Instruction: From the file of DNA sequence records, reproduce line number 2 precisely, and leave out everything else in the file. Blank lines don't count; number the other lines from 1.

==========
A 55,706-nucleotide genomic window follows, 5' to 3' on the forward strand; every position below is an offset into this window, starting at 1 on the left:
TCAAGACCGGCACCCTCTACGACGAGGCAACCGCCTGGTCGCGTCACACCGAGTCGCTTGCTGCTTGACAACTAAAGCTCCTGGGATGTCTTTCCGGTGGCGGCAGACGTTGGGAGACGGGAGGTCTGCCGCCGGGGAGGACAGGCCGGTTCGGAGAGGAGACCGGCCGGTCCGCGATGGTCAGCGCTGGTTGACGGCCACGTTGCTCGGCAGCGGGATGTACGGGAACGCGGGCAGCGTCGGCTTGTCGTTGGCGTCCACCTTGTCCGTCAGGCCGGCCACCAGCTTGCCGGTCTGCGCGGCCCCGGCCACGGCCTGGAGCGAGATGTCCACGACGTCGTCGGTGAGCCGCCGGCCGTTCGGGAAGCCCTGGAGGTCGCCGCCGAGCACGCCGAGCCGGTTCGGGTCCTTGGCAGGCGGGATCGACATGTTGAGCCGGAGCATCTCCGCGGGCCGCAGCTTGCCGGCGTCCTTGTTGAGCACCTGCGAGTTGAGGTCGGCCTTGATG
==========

TCAAGACCGGCACCCTCTACGACGAGGCAACCGCCTGGTCGCGTCACACCGAGTCGCTTGCTGCTTGACAACTAAAGCTCCTGGGATGTCTTTCCGGTGGCGGCAGACGTTGGGAGACGGGAGGTCTGCCGCCGGGGAGGACAGGCCGGTTCGGAGAGGAGACCGGCCGGTCCGCGATGGTCAGCGCTGGTTGACGGCCACGTTGCTCGGCAGCGGGATGTACGGGAACGCGGGCAGCGTCGGCTTGTCGTTGGCGTCCACCTTGTCCGTCAGGCCGGCCACCAGCTTGCCGGTCTGCGCGGCCCCGGCCACGGCCTGGAGCGAGATGTCCACGACGTCGTCGGTGAGCCGCCGGCCGTTCGGGAAGCCCTGGAGGTCGCCGCCGAGCACGCCGAGCCGGTTCGGGTCCTTGGCAGGCGGGATCGACATGTTGAGCCGGAGCATCTCCGCGGGCCGCAGCTTGCCGGCGTCCTTGTTGAGCACCTGCGAGTTGAGGTCGGCCTTGATG